IE 11 is not supported. For an optimal experience visit our site on another browser.

Delaware city removes whipping post once used to punish Black people from public plaza

The Georgetown post will go into storage, state officials said, but could end up in a museum setting in the future.
Get more newsLiveonNBC News Now

A whipping post at a public plaza in Delaware was removed to fanfare on Wednesday after historians and activists decried its presence as a reminder of systemic racism and injustice.

A crowd gathered around the post, which has stood near the Old Sussex County Courthouse at the public circle in Georgetown, Delaware, since 1993. Two backhoes worked to pluck it from the grounds as people cheered.

"This is kind of reminiscent for me of a time back in 1938 when I actually saw a man getting whipped at the whipping post in Dover," 94-year-old Reba Hollingsworth, vice-chair of the Delaware Heritage Commission, said in a video from the event.

Image: Whipping post
Whipping post formerly displayed in Georgetown, Sussex

In 1972, Delaware became the last state to abolish using whipping posts as a state punishment. The Georgetown post was used until 1952, according to the Delaware Division of Historical and Cultural Affairs.

It was established sometime after 1931 at the Sussex Correctional Institution south of Georgetown and moved to the old courthouse in 1993.

"Each time I come to Georgetown and see this replica here I remember," Hollingsworth said. "It’s time for us to put these kinds of things in museums."

The post's removal is part of a nationwide reassessment of monuments that represent racism and oppression, fueled by the May death of George Floyd while in police custody and the subsequent protests calling for an end to systemic injustice. The Delaware Division of Historical and Cultural Affairs said it was responding to community calls for the post's removal.

According to a 1947 history text, "Red Hannah: Delaware's Whipping Post," a majority of those punished at the Georgetown post were Black people. The book by Robert Graham Caldwell called the punishment "barbaric" and sought to prove, by the preponderance of recidivism, it was ineffective.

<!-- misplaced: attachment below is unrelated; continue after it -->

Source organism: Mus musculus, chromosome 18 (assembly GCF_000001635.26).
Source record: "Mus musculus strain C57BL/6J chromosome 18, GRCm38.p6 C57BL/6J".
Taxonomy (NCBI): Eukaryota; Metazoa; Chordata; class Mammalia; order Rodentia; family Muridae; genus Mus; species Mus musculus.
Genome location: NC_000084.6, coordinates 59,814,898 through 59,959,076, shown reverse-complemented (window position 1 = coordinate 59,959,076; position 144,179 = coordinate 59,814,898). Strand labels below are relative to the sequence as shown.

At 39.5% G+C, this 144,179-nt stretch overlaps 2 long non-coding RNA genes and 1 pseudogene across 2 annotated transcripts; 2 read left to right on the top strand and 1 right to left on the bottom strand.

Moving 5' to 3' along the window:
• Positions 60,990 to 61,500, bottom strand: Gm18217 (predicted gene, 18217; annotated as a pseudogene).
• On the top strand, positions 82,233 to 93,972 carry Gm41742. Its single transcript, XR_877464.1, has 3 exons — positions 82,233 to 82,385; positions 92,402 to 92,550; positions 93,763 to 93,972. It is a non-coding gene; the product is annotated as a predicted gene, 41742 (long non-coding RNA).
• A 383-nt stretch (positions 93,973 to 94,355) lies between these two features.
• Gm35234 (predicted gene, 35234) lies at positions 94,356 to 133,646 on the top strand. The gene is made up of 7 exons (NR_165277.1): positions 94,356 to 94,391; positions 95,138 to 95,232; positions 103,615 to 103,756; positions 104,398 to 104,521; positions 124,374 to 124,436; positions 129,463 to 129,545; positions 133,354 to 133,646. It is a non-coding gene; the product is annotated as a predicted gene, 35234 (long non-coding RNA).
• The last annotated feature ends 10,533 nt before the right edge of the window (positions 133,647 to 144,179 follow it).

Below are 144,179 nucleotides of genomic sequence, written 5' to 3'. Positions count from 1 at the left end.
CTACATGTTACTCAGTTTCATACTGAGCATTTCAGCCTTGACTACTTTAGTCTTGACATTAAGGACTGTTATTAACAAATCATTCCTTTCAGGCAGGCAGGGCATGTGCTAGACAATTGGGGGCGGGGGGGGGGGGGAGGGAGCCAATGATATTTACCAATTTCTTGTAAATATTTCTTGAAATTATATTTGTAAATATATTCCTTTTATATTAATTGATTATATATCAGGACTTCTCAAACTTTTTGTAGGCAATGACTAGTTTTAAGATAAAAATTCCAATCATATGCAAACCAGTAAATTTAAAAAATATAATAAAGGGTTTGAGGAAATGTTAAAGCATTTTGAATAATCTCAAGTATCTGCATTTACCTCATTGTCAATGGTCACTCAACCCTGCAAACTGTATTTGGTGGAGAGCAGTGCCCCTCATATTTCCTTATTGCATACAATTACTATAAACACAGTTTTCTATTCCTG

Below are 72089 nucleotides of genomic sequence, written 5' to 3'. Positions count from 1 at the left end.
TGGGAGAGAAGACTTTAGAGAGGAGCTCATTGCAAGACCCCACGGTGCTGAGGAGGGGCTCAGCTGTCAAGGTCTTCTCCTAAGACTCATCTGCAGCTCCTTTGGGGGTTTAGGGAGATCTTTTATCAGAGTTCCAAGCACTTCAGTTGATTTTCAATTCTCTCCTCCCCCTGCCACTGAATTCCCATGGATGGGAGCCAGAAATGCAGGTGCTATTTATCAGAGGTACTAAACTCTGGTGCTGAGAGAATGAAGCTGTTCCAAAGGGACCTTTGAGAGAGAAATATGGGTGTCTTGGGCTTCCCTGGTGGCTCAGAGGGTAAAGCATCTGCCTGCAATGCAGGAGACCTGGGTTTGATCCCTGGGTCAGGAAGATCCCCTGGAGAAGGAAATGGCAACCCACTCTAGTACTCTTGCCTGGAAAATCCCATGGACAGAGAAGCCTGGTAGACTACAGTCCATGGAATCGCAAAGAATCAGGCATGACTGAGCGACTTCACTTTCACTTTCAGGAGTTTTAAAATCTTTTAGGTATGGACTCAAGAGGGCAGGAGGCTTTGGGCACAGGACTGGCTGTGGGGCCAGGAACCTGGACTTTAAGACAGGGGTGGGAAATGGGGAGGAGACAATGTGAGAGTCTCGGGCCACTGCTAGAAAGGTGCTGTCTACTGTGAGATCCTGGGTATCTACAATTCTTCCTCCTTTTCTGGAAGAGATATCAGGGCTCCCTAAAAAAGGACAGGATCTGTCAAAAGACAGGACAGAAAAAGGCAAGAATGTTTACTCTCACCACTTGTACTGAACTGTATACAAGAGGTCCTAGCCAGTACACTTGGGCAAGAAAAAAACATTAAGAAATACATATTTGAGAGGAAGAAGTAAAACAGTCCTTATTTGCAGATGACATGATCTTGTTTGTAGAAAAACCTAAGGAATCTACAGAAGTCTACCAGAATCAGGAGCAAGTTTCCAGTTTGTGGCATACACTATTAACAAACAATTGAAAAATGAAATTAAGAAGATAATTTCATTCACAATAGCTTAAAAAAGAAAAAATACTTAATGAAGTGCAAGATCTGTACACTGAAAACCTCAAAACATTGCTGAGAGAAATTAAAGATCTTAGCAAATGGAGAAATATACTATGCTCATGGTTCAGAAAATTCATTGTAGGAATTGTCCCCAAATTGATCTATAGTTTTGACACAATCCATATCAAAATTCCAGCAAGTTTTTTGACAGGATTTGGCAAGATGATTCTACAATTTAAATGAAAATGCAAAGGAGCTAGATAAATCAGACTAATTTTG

The most common category of crime punished at the post was petty theft, according to the book.

The Division of Historical and Cultural Affairs plans to put it in storage, where it will share space with a whipping post from Dover. It could be slated for a museum setting in the future, the division said in a statement.

“It is appropriate for an item like this to be preserved in the state’s collections, so that future generations may view it and attempt to understand the full context of its historical significance,” the division's director, Tim Slavin, said in the statement.

“It’s quite another thing to allow a whipping post to remain in place along a busy public street — a cold, deadpan display that does not adequately account for the traumatic legacy it represents, and that still reverberates among communities of color in our state.”

Georgetown leaders are also under pressure to remove a monument dedicated to Confederate soldiers from Delaware that was erected in the city in 2007. A petition urging the Georgetown Historical Society to remove the monument and its Confederate flag has over 3,000 signatures.

The monument cost the historical society over $14,000 in funding last year after state legislators didn't want to be seen supporting organizations that "celebrate the Confederacy and the traitors who fought for its failed racist ideology of hate and enslavement," reported Delaware Online.